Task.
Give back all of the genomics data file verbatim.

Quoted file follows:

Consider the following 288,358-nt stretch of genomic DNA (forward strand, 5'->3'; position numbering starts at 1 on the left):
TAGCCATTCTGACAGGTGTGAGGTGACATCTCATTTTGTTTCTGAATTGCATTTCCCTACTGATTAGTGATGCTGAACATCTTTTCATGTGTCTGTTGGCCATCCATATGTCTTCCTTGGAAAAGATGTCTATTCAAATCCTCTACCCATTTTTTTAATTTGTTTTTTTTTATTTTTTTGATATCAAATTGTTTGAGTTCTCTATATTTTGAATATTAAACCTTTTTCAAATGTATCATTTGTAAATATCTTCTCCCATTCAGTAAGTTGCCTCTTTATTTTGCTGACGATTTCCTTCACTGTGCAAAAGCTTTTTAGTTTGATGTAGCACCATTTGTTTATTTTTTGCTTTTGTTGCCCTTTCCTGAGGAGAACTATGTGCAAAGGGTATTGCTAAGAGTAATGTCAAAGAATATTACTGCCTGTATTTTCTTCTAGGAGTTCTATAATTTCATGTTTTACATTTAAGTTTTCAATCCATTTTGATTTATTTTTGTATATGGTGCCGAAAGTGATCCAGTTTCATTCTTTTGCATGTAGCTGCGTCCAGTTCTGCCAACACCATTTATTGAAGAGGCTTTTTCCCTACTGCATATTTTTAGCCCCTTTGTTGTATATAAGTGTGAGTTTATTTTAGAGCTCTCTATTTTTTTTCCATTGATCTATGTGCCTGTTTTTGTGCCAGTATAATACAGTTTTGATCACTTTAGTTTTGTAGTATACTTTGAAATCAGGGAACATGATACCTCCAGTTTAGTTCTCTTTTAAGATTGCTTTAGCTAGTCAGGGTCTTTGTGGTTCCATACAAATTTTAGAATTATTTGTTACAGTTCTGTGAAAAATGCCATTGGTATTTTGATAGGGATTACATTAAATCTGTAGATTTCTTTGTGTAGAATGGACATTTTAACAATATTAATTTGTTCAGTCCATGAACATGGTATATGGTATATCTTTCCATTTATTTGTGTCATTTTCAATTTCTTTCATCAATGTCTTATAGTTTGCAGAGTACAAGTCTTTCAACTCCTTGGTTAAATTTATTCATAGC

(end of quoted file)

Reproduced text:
Consider the following 288,358-nt stretch of genomic DNA (forward strand, 5'->3'; position numbering starts at 1 on the left):
TAGCCATTCTGACAGGTGTGAGGTGACATCTCATTTTGTTTCTGAATTGCATTTCCCTACTGATTAGTGATGCTGAACATCTTTTCATGTGTCTGTTGGCCATCCATATGTCTTCCTTGGAAAAGATGTCTATTCAAATCCTCTACCCATTTTTTTAATTTGTTTTTTTTTATTTTTTTGATATCAAATTGTTTGAGTTCTCTATATTTTGAATATTAAACCTTTTTCAAATGTATCATTTGTAAATATCTTCTCCCATTCAGTAAGTTGCCTCTTTATTTTGCTGACGATTTCCTTCACTGTGCAAAAGCTTTTTAGTTTGATGTAGCACCATTTGTTTATTTTTTGCTTTTGTTGCCCTTTCCTGAGGAGAACTATGTGCAAAGGGTATTGCTAAGAGTAATGTCAAAGAATATTACTGCCTGTATTTTCTTCTAGGAGTTCTATAATTTCATGTTTTACATTTAAGTTTTCAATCCATTTTGATTTATTTTTGTATATGGTGCCGAAAGTGATCCAGTTTCATTCTTTTGCATGTAGCTGCGTCCAGTTCTGCCAACACCATTTATTGAAGAGGCTTTTTCCCTACTGCATATTTTTAGCCCCTTTGTTGTATATAAGTGTGAGTTTATTTTAGAGCTCTCTATTTTTTTTCCATTGATCTATGTGCCTGTTTTTGTGCCAGTATAATACAGTTTTGATCACTTTAGTTTTGTAGTATACTTTGAAATCAGGGAACATGATACCTCCAGTTTAGTTCTCTTTTAAGATTGCTTTAGCTAGTCAGGGTCTTTGTGGTTCCATACAAATTTTAGAATTATTTGTTACAGTTCTGTGAAAAATGCCATTGGTATTTTGATAGGGATTACATTAAATCTGTAGATTTCTTTGTGTAGAATGGACATTTTAACAATATTAATTTGTTCAGTCCATGAACATGGTATATGGTATATCTTTCCATTTATTTGTGTCATTTTCAATTTCTTTCATCAATGTCTTATAGTTTGCAGAGTACAAGTCTTTCAACTCCTTGGTTAAATTTATTCATAGC